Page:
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World > Middle East > Saudi Arabia > Government and Political Conditions (Notes)

Saudi Arabia - Government and Political Conditions (Notes)


GOVERNMENT AND POLITICAL CONDITIONS
The central institution of Saudi Arabian Government is the monarchy. The Basic Law adopted in 1992 declared that Saudi Arabia is a monarchy ruled by the sons and grandsons of King Abd Al Aziz Al Saud, and that the Holy Qur'an is the constitution of the country, which is governed on the basis of Islamic law (Shari'a). There are no political parties or national elections; however, the country held its first municipal elections in 2005. The king's powers are limited because he must observe the Shari'a and other Saudi traditions. He also must retain a consensus of the Saudi royal family, religious leaders (ulema), and other important elements in Saudi society. The leading members of the royal family choose the king from among themselves with the subsequent approval of the ulema.

Saudi kings gradually have developed a central government. Since 1953, the Council of Ministers, appointed by and responsible to the king, has advised on the formulation of general policy and directed the activities of the growing bureaucracy. This council consists of a prime minister, the first and second deputy prime ministers, 20 ministers (of whom the minister of defense also is the second deputy prime minister), two ministers of state, and a small number of advisers and heads of major autonomous organizations.

Legislation is by resolution of the Council of Ministers and the Shura Council, ratified by royal decree, and must be compatible with the Shari'a. Justice is administered according to the Shari'a by a system of religious courts whose judges are appointed by the king on the recommendation of the Supreme Judicial Council, composed of 12 senior jurists. The independence of the judiciary is protected by law. The king acts as the highest court of appeal and has the power to pardon. Access to high officials (usually at a majlis, or public audience) and the right to petition them directly are well-established traditions.

The kingdom is divided into 13 provinces governed by princes or close relatives of the royal family. All governors are appointed by the King.

In March 1992, King Fahd issued several decrees outlining the basic statutes of government and codifying for the first time procedures concerning the royal succession. The King's political reform program also provided for the establishment of a national Consultative Council, with appointed members having advisory powers to review and give advice on issues of public interest. It also outlined a framework for councils at the provincial or emirate level.

In September 1993, King Fahd issued additional reform decrees, appointing the members of the national Consultative Council and spelling out procedures for the new council's operations. He announced reforms regarding the Council of Ministers, including term limitations of 4 years and regulations to prohibit conflict of interest for ministers and other high-level officials. The members of 13 provincial councils and the councils' operating regulations also were announced in September 1993. In February, March, and April 2005, Saudis voted in the country's first municipal elections in more than 50 years. Women, and male members of the military, were not permitted to vote.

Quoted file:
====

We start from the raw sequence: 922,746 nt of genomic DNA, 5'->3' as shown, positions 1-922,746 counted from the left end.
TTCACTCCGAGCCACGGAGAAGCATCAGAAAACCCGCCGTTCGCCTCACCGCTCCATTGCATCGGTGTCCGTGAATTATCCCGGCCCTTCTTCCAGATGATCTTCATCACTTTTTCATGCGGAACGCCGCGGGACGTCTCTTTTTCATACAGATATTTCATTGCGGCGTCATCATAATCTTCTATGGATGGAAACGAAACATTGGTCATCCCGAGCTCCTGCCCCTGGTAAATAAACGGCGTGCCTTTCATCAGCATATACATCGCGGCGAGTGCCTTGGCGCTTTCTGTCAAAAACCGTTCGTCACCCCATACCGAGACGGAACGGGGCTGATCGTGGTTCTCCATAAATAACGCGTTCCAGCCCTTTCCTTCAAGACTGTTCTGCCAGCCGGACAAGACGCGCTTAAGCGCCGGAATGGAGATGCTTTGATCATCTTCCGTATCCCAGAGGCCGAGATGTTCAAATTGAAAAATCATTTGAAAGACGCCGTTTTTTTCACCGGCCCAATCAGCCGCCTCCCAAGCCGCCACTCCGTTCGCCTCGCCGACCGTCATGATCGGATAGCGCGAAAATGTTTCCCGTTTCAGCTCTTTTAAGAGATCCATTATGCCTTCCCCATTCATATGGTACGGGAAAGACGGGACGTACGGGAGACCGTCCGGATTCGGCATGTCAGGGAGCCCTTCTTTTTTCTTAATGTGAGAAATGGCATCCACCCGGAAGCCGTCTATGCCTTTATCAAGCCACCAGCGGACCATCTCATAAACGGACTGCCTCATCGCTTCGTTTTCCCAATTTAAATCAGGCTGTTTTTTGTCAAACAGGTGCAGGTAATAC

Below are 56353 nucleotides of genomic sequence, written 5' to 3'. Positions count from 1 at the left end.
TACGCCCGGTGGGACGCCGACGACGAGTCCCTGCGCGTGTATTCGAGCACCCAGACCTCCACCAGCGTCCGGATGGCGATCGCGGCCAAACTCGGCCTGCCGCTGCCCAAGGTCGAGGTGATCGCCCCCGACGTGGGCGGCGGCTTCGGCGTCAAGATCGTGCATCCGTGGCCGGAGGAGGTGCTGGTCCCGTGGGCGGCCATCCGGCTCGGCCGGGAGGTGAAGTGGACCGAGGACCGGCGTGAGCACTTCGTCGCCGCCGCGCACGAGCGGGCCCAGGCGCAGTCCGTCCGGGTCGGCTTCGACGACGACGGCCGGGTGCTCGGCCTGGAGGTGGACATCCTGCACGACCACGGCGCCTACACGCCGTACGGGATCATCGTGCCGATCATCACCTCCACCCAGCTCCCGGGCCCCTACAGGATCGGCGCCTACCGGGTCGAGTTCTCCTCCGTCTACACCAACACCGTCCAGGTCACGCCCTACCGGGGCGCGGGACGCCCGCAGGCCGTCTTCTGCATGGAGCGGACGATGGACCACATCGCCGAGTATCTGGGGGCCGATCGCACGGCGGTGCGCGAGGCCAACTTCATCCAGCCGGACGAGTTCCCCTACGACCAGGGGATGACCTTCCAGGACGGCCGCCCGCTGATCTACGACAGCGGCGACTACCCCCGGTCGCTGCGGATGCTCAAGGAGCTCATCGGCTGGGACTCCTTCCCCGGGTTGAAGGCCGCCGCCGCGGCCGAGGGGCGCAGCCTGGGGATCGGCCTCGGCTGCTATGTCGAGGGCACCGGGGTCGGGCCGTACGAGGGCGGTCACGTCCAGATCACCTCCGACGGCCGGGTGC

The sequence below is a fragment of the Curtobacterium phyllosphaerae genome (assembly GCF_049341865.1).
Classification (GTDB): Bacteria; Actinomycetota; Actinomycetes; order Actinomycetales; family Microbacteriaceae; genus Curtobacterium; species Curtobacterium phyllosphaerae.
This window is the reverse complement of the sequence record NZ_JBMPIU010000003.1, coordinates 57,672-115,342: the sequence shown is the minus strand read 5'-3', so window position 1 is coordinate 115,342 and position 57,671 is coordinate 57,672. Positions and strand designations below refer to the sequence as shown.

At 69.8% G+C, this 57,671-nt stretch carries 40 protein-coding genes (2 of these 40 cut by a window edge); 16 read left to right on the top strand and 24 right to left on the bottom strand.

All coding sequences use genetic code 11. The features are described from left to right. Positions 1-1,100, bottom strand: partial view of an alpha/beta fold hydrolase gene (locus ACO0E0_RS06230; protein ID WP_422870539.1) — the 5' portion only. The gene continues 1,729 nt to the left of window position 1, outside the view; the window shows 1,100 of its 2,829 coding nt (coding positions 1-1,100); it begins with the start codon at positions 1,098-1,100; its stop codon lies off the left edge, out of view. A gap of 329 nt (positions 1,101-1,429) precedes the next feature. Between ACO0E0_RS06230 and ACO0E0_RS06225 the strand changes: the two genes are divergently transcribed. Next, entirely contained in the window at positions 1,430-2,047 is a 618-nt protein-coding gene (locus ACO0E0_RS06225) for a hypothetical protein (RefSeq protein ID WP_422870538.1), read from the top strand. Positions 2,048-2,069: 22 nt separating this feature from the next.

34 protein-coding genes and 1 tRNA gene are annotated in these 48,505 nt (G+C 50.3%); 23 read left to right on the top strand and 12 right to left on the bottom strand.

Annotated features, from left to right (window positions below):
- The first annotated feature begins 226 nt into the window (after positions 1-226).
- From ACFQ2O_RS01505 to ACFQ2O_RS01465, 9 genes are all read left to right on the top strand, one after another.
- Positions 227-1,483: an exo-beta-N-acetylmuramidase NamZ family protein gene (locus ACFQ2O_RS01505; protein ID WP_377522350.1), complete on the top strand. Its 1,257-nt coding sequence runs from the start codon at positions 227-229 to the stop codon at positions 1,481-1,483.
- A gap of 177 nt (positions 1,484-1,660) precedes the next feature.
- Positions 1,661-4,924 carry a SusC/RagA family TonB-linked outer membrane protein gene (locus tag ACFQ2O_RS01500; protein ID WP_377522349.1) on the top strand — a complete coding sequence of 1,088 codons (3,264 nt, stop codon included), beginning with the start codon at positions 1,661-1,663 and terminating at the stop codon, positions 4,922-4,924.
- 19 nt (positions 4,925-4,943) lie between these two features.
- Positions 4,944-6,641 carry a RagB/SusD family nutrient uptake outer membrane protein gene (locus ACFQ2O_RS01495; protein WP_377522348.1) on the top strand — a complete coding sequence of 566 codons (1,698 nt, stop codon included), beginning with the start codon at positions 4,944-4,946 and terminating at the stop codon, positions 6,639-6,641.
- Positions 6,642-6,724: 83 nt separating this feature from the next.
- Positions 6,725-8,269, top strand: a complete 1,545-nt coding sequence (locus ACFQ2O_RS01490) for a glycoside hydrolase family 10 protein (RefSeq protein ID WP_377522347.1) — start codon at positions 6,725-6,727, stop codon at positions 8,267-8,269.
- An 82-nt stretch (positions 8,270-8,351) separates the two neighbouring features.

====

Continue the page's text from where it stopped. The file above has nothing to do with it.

In July 1997, the membership of the Consultative Council was expanded from 60 to 90 members, and again in May 2001 from 90 to 120 members. In 2005, membership was expanded to 150 members. Membership has changed significantly during expansions of the council as many members have not been reappointed. The role of the council is gradually expanding as it gains experience.

In November 2006, King Abdallah announced the formation of an Allegiance Committee which, in the future, will select the Crown Prince.

Principal Government Officials
King, Prime Minister, Custodian of the Two Holy Mosques--King Abdullah bin Abdul Aziz Al Saud
Minister of Foreign Affairs--Prince Saud Al Faysal bin Abdul Aziz Al Saud
Ambassador to the U.S--Adel al-Jubir

The Embassy of the Kingdom of Saudi Arabia is located at 601 New Hampshire Avenue NW, Washington, DC 20037; tel. 202-342-3800.


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Notes and Commentary: People - Economy - Government and Political Conditions - Historical Highlights - Foreign Relations - Relations with U.S.



Facts at a Glance
Geography
People
Government
Economy
Communications
Transportation
Military
Climate
Current Time
Ranking Positions


Notes and Commentary
People
Economy
Government and Political Conditions
Historical Highlights
Foreign Relations
Relations with U.S.





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